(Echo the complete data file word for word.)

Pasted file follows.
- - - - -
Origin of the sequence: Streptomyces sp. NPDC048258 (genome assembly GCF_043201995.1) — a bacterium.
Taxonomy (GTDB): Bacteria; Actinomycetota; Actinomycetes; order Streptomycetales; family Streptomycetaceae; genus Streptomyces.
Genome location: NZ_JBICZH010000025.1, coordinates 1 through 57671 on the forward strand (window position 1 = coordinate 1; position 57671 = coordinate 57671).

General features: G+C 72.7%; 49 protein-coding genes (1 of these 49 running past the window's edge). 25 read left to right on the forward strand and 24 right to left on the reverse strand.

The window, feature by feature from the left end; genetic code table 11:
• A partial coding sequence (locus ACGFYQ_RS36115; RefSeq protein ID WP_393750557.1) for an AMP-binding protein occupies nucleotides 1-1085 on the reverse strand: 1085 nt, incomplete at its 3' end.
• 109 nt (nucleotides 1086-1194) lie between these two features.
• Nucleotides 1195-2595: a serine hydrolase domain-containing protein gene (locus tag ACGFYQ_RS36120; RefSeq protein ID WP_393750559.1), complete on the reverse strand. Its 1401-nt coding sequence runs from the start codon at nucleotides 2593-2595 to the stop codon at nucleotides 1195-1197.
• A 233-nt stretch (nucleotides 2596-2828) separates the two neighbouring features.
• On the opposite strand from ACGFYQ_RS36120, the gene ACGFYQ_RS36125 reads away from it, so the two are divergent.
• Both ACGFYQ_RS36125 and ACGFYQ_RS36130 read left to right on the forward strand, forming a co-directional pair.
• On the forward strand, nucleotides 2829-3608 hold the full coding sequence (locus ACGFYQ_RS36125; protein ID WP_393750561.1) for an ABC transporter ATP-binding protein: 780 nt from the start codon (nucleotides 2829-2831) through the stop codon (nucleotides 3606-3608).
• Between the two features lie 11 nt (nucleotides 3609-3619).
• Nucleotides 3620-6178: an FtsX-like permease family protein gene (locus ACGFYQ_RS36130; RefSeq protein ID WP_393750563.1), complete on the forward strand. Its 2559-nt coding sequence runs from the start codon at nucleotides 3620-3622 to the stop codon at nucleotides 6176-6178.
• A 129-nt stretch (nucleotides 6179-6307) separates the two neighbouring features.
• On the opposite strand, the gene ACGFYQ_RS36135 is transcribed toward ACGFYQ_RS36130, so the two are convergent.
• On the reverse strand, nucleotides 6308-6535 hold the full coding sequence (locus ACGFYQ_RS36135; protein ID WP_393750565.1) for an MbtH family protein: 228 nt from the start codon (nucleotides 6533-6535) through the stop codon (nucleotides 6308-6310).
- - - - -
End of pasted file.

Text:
Origin of the sequence: Streptomyces sp. NPDC048258 (genome assembly GCF_043201995.1) — a bacterium.
Taxonomy (GTDB): Bacteria; Actinomycetota; Actinomycetes; order Streptomycetales; family Streptomycetaceae; genus Streptomyces.
Genome location: NZ_JBICZH010000025.1, coordinates 1 through 57671 on the forward strand (window position 1 = coordinate 1; position 57671 = coordinate 57671).

General features: G+C 72.7%; 49 protein-coding genes (1 of these 49 running past the window's edge). 25 read left to right on the forward strand and 24 right to left on the reverse strand.

The window, feature by feature from the left end; genetic code table 11:
• A partial coding sequence (locus ACGFYQ_RS36115; RefSeq protein ID WP_393750557.1) for an AMP-binding protein occupies nucleotides 1-1085 on the reverse strand: 1085 nt, incomplete at its 3' end.
• 109 nt (nucleotides 1086-1194) lie between these two features.
• Nucleotides 1195-2595: a serine hydrolase domain-containing protein gene (locus tag ACGFYQ_RS36120; RefSeq protein ID WP_393750559.1), complete on the reverse strand. Its 1401-nt coding sequence runs from the start codon at nucleotides 2593-2595 to the stop codon at nucleotides 1195-1197.
• A 233-nt stretch (nucleotides 2596-2828) separates the two neighbouring features.
• On the opposite strand from ACGFYQ_RS36120, the gene ACGFYQ_RS36125 reads away from it, so the two are divergent.
• Both ACGFYQ_RS36125 and ACGFYQ_RS36130 read left to right on the forward strand, forming a co-directional pair.
• On the forward strand, nucleotides 2829-3608 hold the full coding sequence (locus ACGFYQ_RS36125; protein ID WP_393750561.1) for an ABC transporter ATP-binding protein: 780 nt from the start codon (nucleotides 2829-2831) through the stop codon (nucleotides 3606-3608).
• Between the two features lie 11 nt (nucleotides 3609-3619).
• Nucleotides 3620-6178: an FtsX-like permease family protein gene (locus ACGFYQ_RS36130; RefSeq protein ID WP_393750563.1), complete on the forward strand. Its 2559-nt coding sequence runs from the start codon at nucleotides 3620-3622 to the stop codon at nucleotides 6176-6178.
• A 129-nt stretch (nucleotides 6179-6307) separates the two neighbouring features.
• On the opposite strand, the gene ACGFYQ_RS36135 is transcribed toward ACGFYQ_RS36130, so the two are convergent.
• On the reverse strand, nucleotides 6308-6535 hold the full coding sequence (locus ACGFYQ_RS36135; protein ID WP_393750565.1) for an MbtH family protein: 228 nt from the start codon (nucleotides 6533-6535) through the stop codon (nucleotides 6308-6310).